Reviewed by Margaret Donsbach Tomlinson
Things Fall Apart is a masterful novel about an African in the years before and after the arrival of the first white missionaries and colonizers. Okonkwo, the son of a lazy and irresponsible man, makes it his mission in life to be his father's opposite: hard-working, successful and respected. Alert to slights and challenges to his authority, Okonkwo is prepared to respond with violence, which he considers the most manly way to handle a threat, whether to himself or to his village. Other villagers are more easy-going; their distinct personalities and ways of relating to each other in the pre-Christian Ibo culture of the small village of Umuofia make the novel fascinating to read. Life revolves around the seasons of planting and harvest. "Yam, the king of crops, was a very exacting king. For three or four moons it demanded hard work and constant attention from cock-crow till the chickens went back to roost." The world around the village is full of threats. "Children were warned not to whistle at night for fear of evil spirits. Dangerous animals became even more sinister and uncanny in the dark. A snake was never called by its name at night, because it would hear."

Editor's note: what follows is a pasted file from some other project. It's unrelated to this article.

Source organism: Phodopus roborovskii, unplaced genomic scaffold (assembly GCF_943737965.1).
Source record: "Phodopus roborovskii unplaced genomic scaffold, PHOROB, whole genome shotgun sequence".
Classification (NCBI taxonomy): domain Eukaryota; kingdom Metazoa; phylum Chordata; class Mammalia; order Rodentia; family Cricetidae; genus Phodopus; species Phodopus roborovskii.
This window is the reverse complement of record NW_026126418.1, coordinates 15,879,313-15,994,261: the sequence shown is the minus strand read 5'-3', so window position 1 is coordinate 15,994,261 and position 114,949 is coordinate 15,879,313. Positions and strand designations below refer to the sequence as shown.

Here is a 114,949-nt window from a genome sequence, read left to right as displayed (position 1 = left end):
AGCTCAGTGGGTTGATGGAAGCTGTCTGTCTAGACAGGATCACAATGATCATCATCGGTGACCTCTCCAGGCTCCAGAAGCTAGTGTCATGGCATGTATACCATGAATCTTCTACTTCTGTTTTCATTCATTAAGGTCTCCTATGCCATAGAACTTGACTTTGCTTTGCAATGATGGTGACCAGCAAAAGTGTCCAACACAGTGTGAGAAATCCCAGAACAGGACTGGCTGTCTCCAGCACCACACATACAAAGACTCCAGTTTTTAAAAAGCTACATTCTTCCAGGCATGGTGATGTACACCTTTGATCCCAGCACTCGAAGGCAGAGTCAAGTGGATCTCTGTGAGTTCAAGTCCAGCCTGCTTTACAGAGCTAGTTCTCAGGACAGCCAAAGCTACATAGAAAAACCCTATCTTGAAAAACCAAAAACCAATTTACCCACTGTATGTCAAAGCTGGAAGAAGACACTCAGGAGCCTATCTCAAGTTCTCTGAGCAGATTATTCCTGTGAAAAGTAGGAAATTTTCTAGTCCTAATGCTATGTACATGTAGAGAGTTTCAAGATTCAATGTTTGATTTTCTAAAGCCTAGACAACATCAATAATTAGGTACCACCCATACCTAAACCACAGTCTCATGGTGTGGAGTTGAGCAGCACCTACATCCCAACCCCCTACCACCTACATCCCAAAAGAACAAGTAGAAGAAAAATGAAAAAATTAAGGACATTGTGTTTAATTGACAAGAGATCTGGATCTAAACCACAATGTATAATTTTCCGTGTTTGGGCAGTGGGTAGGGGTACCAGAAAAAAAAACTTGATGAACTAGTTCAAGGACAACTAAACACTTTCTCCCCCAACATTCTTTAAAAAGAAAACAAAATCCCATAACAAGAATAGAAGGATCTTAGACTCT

When war looms between Umuofia and another village, Okonkwo is eager to fight, but the other villagers craft a compromise. The way he handles this compromise and continues to handle it, ignoring the warnings of village elders, sets him on the path to disaster. Like a classic Greek tragedy, the tale of Okonkwo's downfall shows how a man's flaws lead inexorably to destruction. Because Things Fall Apart is, above all, the story of a particular man in a particular time and place, it absorbs the reader in a way that a more general study of nineteenth-century Africa would not. At the same time, Okonkwo's story echoes the larger tragedy of colonialism and suggests that tragic flaws in African culture made it vulnerable to colonial exploitation. (1959, most editions between 150 and 225 pages)More about Things Fall Apart at Powell's Books or Amazon.com
Back to Historical Novels of Africa
Back to Directory of Book Reviews